It’s a public health problem that spans the globe.
It kills close to 6 million people a year.
Teenagers are at risk.
It’s not the latest epidemic or chronic disease.
It’s the cigarette.
A new report from the Centers for Disease Control looks at rates of smoking among 13- to 15-year-olds (most smokers start in adolescence) and how they feel about it, with a nod to the kinds of measures that work to cut rates of teen smoking.
Worldwide, about 10 percent of the youngest teens smoke, according to the report, which analyzed data on more than 170,000 young teens in 61 countries. But in some countries, numbers are significantly higher, especially among boys.
In Timor-Leste, the study found, 61 percent of early teen boys smoke cigarettes. And of course it’s not just boys. In Bulgaria, 29 percent of the girls smoke.
Most kids who smoke say they want to stop. The survey asked kids in 51 of the countries if they wanted to stop smoking; in 40 countries, more than half of them said yes. Rates of wanting to quite ranged from 32.1 percent in Uruguay to 90.2 percent in the Philippines.
“I think what this story is about, at least for me, is that it tells us there are too many kids that are smoking globally and the majority of them want to quit,” says Indu Ahluwalia, the Global Tobacco Control Branch Chief at the CDC’s Office on Smoking and Health in Atlanta, and one of the study’s co-authors.
The new study used data from the Global Youth Tobacco Survey, a World Health Organization program that periodically asks a nationally representative sample of school kids about their recent tobacco-smoking behaviors.
Overall, the CDC reported, nearly 15 percent of boys and 7.5 percent of girls in the 13- to 15-year-old age group had smoked at least once in the previous 30 days.
The spread from country to country was large even within regions of the globe. Just 5.5 percent of young teens in Mozambique smoke, compared to about 16 percent in Zimbabwe and more than 25 percent in the Seychelles. In Jordan, some 23 percent of kids (and nearly 33 percent of boys) smoke, compared to nine percent in Pakistan.
Why do the numbers vary so much in different places?
The study didn’t ask kids why they chose to smoke, but a country’s commitment to tobacco control is a major factor, Ahluwalia says. Of the 61 countries considered in the report, 59 have ratified an international treaty called the WHO’s Framework Convention on Tobacco Control, which recommends evidence-based measures for reducing numbers of young people who smoke. But some places have implemented those measures more fully than others.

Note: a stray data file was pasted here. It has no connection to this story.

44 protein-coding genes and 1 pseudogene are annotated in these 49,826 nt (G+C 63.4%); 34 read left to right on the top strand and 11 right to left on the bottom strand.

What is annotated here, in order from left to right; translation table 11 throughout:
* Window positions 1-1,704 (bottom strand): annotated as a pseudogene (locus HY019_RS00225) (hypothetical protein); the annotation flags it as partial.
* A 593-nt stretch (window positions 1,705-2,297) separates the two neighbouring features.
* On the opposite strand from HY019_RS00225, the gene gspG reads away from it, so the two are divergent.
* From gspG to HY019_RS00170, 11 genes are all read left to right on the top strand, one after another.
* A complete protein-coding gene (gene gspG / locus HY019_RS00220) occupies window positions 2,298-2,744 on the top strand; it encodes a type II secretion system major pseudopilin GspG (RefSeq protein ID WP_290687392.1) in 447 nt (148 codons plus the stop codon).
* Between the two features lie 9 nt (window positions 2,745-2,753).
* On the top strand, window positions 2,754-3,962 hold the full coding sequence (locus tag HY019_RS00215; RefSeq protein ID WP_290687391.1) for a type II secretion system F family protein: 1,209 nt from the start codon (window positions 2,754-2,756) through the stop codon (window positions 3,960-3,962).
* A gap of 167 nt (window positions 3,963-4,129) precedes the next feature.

Among the strategies known to make a dent in youth smoking rates, according to WHO, are taxes that make cigarettes more expensive, bans on ads and vending machines, policies that make public places smoke-free, and mandated warnings on cigarette packaging that show the gruesome consequences of smoking.
These strategies can make a big dent if they’re executed well, found a study published this year by Canadian researchers. Raising cigarette prices by 10 percent, for example, leads to a reduction in demand by four percent in high-income countries, and even more in low- and middle-income countries, according to WHO estimates. And tobacco use drops by up to 16 percent when countries ban tobacco ads. Eighty percent of the world’s smokers live in low- and middle-income countries.
“When countries strongly implement these policies, the rates of tobacco use go down,” says Mark Hurley, head of Indonesia programs with the Campaign for Tobacco-Free Kids, a non-profit organization in Washington, D.C., who was not involved in the recent studies. “The report underscores the urgency of the global tobacco crisis and clearly demonstrates that tobacco use by youth is a major public health problem around the world.”
Still, social norms are powerful, especially among teenagers. And many kids continue to think that smoking is cool, especially when anti-tobacco policies are weak.
In Indonesia, where Hurley spends a lot of time, kids see advertising banners that promote cheap cigarettes right outside the gates of their schools. Sales of single cigarettes are also allowed, Hurley says, making it easier for young people to buy them for just 10 cents each.
The vast majority of adult smokers start the habit during their teenage years, and evidence suggests that the adolescent brain is particularly vulnerable to nicotine addiction. As regulations grow stronger in developed countries like the United States, Hurley says that tobacco companies are increasingly targeting young people in countries that haven’t enforced strict tobacco control policies and are often less able to deal with the health burdens of tobacco.
But when aggressive ad campaigns associate tobacco with values like adventure and independence — a strategy evident in many low- and middle-income countries, Hurley says, young people get easily hooked.
Tobacco companies “are actively interested in getting youth addicted to their products,” he says. “These are their future customers.”
Emily Sohn is a freelance journalist in Minneapolis who writes regularly about health and science for Nature, the Washington Post, bioGraphic, Hakai and others. More at www.tidepoolsinc.com. On Twitter: @tidepoolsinc
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